How Financial Institutions (Banks and Credit Unions) Generate Revenue

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Banks provide numerous "free" services, such as savings accounts and checking accounts. In fact, they may pay you for leaving your money in the bank, and you can increase your earnings with certificates of deposit (CD) and money market accounts. Unless they are exclusively online, the majority of banks and credit unions have physical locations staffed by employees. Additionally, they operate call centers with extended hours of customer service.

How are all of these services financed? Investments (or borrowing, lending), account fees, and additional financial services generate revenue for banks. When giving money to a financial institution, it is crucial to understand its business model and fees, but it is not always clear how banks are compensated. There are a number of ways for banks to generate income, such as investing customer funds and charging fees.

How Financial Institutions (Banks and Credit Unions) Generate Revenue

The Reach

Banks traditionally generate profits through borrowing and lending. Banks accept customer deposits (essentially borrowing the funds from account holders) and lend them to other customers. The mechanics are somewhat more complex, but this is the general concept.

Spend less and earn more: 

Low rates of interest are paid on savings accounts, certificates of deposit, and money market accounts. Typically, they pay nothing on checking account balances. Simultaneously, the bank charges relatively high interest rates on home loans, auto loans, student loans, business loans, and personal loans.


The difference between the low rate banks pay out and the high rate they earn is referred to as "the spread," which is also known as the bank's "margin."

For instance, a bank offers a 1% annual percentage yield (APY) on savings account cash. Customers who obtain auto loans to purchase new cars pay an average APR of 6.27 percent. This means that the bank theoretically earns 5.27 percent on these funds, but it could earn considerably less after accounting for operating expenses. It will earn more with credit card processing. Recent data from the Federal Reserve indicate that the average annual percentage rate (APR) on credit cards is 16.30% as of October 2021.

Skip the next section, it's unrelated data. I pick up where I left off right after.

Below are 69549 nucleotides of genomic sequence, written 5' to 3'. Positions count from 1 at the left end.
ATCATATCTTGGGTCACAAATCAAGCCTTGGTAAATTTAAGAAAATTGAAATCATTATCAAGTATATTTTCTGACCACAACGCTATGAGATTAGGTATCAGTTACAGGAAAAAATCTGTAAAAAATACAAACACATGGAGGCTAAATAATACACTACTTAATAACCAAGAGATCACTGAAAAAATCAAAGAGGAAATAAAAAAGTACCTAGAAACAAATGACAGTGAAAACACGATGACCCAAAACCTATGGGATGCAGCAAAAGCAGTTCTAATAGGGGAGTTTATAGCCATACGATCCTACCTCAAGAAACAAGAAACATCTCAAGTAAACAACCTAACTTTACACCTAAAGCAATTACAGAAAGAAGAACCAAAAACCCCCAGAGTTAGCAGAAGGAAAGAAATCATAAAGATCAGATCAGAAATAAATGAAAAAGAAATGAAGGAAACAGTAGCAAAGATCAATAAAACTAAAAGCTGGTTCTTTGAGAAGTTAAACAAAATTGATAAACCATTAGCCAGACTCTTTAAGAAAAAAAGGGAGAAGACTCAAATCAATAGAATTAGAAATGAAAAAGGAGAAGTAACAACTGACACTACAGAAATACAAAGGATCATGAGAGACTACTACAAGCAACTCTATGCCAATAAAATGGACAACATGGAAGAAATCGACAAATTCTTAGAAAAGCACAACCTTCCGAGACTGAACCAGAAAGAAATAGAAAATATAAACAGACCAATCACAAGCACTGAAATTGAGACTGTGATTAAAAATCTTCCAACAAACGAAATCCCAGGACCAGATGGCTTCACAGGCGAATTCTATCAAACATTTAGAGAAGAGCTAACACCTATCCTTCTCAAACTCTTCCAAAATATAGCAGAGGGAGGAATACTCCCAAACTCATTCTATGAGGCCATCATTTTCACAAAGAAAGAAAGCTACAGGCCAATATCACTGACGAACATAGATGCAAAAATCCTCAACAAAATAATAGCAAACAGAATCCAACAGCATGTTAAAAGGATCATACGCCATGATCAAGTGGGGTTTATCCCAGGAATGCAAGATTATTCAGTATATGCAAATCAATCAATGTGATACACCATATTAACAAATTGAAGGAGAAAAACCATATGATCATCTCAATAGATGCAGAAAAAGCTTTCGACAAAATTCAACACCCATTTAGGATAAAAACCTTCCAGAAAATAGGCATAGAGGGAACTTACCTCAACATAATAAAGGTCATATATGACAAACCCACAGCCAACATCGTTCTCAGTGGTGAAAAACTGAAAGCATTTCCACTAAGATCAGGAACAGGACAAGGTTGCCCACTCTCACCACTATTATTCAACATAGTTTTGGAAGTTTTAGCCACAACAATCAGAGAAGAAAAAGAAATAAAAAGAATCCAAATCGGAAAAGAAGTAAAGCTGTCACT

When banks lend your funds to other clients, they "invest" those funds. However, banks do not merely invest by extending loans to their clientele. Some banks make substantial investments in numerous types of assets. Some of these investments are straightforward and safe, while others are complex and risky.

There are restrictions on how much banks can gamble with your money, particularly if your account is FDIC-insured. Nonetheless, these regulations are subject to change over time. Still, banks can increase their profits by taking greater risks with your money.

Accountholder Fees

As a consumer, you are likely familiar with the bank fees that can be assessed to your checking, savings, and other accounts. These fees are becoming easier to avoid, but they continue to contribute significantly to a bank's earnings.

For instance, the Advantage Plus checking account from Bank of America has a $12 monthly maintenance fee. These fees will cost you $144 over the course of one year. You may be able to avoid monthly maintenance fees, however, by maintaining a minimum balance or establishing direct deposit.

Additionally, banks charge fees for certain account-related actions and "mistakes." If you have overdraft protection, it will cost you approximately $30 each time you overdraw your account. Even if you opted out, you are still obligated to pay these fees. You bounced a check, right? That will cost you as well. There is a long list of account-related fees and charges, including but not limited to the following: